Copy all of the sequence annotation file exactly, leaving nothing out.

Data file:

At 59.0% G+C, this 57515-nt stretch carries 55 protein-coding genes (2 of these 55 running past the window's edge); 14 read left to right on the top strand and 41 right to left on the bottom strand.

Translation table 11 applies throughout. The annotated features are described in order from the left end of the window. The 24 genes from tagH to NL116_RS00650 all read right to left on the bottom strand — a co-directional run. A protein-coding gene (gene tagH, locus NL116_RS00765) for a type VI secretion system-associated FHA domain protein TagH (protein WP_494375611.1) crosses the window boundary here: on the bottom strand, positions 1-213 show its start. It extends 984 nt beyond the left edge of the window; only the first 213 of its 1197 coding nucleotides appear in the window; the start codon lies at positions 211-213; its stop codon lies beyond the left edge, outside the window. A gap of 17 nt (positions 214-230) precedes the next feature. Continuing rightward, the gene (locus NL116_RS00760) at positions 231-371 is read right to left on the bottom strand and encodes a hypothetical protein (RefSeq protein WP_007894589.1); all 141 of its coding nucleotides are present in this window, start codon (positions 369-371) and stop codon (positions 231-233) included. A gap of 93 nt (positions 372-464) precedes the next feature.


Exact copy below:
At 59.0% G+C, this 57515-nt stretch carries 55 protein-coding genes (2 of these 55 running past the window's edge); 14 read left to right on the top strand and 41 right to left on the bottom strand.

Translation table 11 applies throughout. The annotated features are described in order from the left end of the window. The 24 genes from tagH to NL116_RS00650 all read right to left on the bottom strand — a co-directional run. A protein-coding gene (gene tagH, locus NL116_RS00765) for a type VI secretion system-associated FHA domain protein TagH (protein WP_494375611.1) crosses the window boundary here: on the bottom strand, positions 1-213 show its start. It extends 984 nt beyond the left edge of the window; only the first 213 of its 1197 coding nucleotides appear in the window; the start codon lies at positions 211-213; its stop codon lies beyond the left edge, outside the window. A gap of 17 nt (positions 214-230) precedes the next feature. Continuing rightward, the gene (locus NL116_RS00760) at positions 231-371 is read right to left on the bottom strand and encodes a hypothetical protein (RefSeq protein WP_007894589.1); all 141 of its coding nucleotides are present in this window, start codon (positions 369-371) and stop codon (positions 231-233) included. A gap of 93 nt (positions 372-464) precedes the next feature.